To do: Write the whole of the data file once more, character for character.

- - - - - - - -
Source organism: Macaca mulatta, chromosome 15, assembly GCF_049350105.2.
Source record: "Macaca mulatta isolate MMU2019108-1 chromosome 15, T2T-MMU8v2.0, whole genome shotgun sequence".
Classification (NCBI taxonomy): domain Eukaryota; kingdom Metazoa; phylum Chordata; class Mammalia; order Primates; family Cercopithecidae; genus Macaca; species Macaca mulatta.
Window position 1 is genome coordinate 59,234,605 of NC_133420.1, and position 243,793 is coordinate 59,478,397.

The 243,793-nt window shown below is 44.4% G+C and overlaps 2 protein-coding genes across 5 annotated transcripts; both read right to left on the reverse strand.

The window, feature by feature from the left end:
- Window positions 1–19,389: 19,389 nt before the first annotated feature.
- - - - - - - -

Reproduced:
Source organism: Macaca mulatta, chromosome 15, assembly GCF_049350105.2.
Source record: "Macaca mulatta isolate MMU2019108-1 chromosome 15, T2T-MMU8v2.0, whole genome shotgun sequence".
Classification (NCBI taxonomy): domain Eukaryota; kingdom Metazoa; phylum Chordata; class Mammalia; order Primates; family Cercopithecidae; genus Macaca; species Macaca mulatta.
Window position 1 is genome coordinate 59,234,605 of NC_133420.1, and position 243,793 is coordinate 59,478,397.

The 243,793-nt window shown below is 44.4% G+C and overlaps 2 protein-coding genes across 5 annotated transcripts; both read right to left on the reverse strand.

The window, feature by feature from the left end:
- Window positions 1–19,389: 19,389 nt before the first annotated feature.